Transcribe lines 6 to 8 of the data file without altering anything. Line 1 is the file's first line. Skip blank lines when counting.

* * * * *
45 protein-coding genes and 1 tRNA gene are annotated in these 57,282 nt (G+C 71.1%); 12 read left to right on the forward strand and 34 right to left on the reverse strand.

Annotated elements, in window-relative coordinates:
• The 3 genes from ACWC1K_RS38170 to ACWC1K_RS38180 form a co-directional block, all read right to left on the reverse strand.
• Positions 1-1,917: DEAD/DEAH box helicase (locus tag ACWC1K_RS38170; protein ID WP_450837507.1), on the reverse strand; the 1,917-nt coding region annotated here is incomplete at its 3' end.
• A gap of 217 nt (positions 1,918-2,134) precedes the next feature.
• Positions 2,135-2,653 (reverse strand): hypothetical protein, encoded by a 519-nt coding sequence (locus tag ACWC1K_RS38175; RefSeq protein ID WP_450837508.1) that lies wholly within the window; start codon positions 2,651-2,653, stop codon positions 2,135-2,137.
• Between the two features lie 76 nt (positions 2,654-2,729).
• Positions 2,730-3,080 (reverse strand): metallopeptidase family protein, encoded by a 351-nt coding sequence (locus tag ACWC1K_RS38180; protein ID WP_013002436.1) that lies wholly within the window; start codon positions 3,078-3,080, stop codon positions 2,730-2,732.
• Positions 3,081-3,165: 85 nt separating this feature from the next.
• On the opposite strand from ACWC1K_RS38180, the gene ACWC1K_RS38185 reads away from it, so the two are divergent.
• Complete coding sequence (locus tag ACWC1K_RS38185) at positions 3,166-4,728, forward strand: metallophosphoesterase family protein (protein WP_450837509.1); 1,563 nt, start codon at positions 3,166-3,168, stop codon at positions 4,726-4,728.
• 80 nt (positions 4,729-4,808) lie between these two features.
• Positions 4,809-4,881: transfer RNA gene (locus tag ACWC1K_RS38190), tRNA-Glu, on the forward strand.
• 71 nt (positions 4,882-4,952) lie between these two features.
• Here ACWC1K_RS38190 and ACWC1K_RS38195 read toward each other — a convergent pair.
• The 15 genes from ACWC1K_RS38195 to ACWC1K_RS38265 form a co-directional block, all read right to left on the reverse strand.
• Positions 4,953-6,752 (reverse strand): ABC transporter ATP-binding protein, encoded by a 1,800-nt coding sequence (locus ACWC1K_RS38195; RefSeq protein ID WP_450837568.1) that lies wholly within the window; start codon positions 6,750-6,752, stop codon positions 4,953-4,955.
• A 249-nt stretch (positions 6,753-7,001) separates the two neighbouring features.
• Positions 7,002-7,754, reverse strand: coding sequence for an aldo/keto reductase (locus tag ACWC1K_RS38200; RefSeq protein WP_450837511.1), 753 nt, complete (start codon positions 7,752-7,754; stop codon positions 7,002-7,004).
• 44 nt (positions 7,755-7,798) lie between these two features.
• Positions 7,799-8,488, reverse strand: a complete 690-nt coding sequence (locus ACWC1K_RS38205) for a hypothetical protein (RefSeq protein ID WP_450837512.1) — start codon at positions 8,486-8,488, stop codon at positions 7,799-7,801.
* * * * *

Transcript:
• Positions 2,135-2,653 (reverse strand): hypothetical protein, encoded by a 519-nt coding sequence (locus tag ACWC1K_RS38175; RefSeq protein ID WP_450837508.1) that lies wholly within the window; start codon positions 2,651-2,653, stop codon positions 2,135-2,137.
• Between the two features lie 76 nt (positions 2,654-2,729).
• Positions 2,730-3,080 (reverse strand): metallopeptidase family protein, encoded by a 351-nt coding sequence (locus tag ACWC1K_RS38180; protein ID WP_013002436.1) that lies wholly within the window; start codon positions 3,078-3,080, stop codon positions 2,730-2,732.